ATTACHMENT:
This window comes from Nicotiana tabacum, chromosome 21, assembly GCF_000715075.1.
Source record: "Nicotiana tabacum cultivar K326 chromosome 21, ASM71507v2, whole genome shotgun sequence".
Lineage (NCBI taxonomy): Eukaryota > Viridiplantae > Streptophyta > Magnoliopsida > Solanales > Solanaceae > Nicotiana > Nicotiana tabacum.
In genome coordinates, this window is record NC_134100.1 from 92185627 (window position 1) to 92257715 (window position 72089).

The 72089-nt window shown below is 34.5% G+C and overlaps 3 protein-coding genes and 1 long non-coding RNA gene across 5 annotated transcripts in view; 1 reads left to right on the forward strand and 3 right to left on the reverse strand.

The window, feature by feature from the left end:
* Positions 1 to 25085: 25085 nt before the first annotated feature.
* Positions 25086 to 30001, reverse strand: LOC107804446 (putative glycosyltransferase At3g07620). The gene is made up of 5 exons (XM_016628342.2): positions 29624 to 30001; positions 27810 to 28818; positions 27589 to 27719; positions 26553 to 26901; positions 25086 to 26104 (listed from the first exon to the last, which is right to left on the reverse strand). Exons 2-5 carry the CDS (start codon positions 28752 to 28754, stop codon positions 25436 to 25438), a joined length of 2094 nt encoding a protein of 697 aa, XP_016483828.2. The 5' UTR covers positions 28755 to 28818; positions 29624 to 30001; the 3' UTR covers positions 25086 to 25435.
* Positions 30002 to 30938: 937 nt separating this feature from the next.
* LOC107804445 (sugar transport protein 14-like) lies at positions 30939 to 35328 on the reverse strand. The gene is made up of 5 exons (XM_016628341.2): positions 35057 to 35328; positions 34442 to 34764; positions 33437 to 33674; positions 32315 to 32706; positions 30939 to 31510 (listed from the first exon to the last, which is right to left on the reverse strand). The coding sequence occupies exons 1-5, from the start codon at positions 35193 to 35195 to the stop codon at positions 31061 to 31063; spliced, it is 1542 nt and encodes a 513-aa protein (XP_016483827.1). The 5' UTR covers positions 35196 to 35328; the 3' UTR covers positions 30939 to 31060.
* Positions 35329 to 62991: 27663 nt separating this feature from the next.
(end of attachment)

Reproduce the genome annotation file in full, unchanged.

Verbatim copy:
This window comes from Nicotiana tabacum, chromosome 21, assembly GCF_000715075.1.
Source record: "Nicotiana tabacum cultivar K326 chromosome 21, ASM71507v2, whole genome shotgun sequence".
Lineage (NCBI taxonomy): Eukaryota > Viridiplantae > Streptophyta > Magnoliopsida > Solanales > Solanaceae > Nicotiana > Nicotiana tabacum.
In genome coordinates, this window is record NC_134100.1 from 92185627 (window position 1) to 92257715 (window position 72089).

The 72089-nt window shown below is 34.5% G+C and overlaps 3 protein-coding genes and 1 long non-coding RNA gene across 5 annotated transcripts in view; 1 reads left to right on the forward strand and 3 right to left on the reverse strand.

The window, feature by feature from the left end:
* Positions 1 to 25085: 25085 nt before the first annotated feature.
* Positions 25086 to 30001, reverse strand: LOC107804446 (putative glycosyltransferase At3g07620). The gene is made up of 5 exons (XM_016628342.2): positions 29624 to 30001; positions 27810 to 28818; positions 27589 to 27719; positions 26553 to 26901; positions 25086 to 26104 (listed from the first exon to the last, which is right to left on the reverse strand). Exons 2-5 carry the CDS (start codon positions 28752 to 28754, stop codon positions 25436 to 25438), a joined length of 2094 nt encoding a protein of 697 aa, XP_016483828.2. The 5' UTR covers positions 28755 to 28818; positions 29624 to 30001; the 3' UTR covers positions 25086 to 25435.
* Positions 30002 to 30938: 937 nt separating this feature from the next.
* LOC107804445 (sugar transport protein 14-like) lies at positions 30939 to 35328 on the reverse strand. The gene is made up of 5 exons (XM_016628341.2): positions 35057 to 35328; positions 34442 to 34764; positions 33437 to 33674; positions 32315 to 32706; positions 30939 to 31510 (listed from the first exon to the last, which is right to left on the reverse strand). The coding sequence occupies exons 1-5, from the start codon at positions 35193 to 35195 to the stop codon at positions 31061 to 31063; spliced, it is 1542 nt and encodes a 513-aa protein (XP_016483827.1). The 5' UTR covers positions 35196 to 35328; the 3' UTR covers positions 30939 to 31060.
* Positions 35329 to 62991: 27663 nt separating this feature from the next.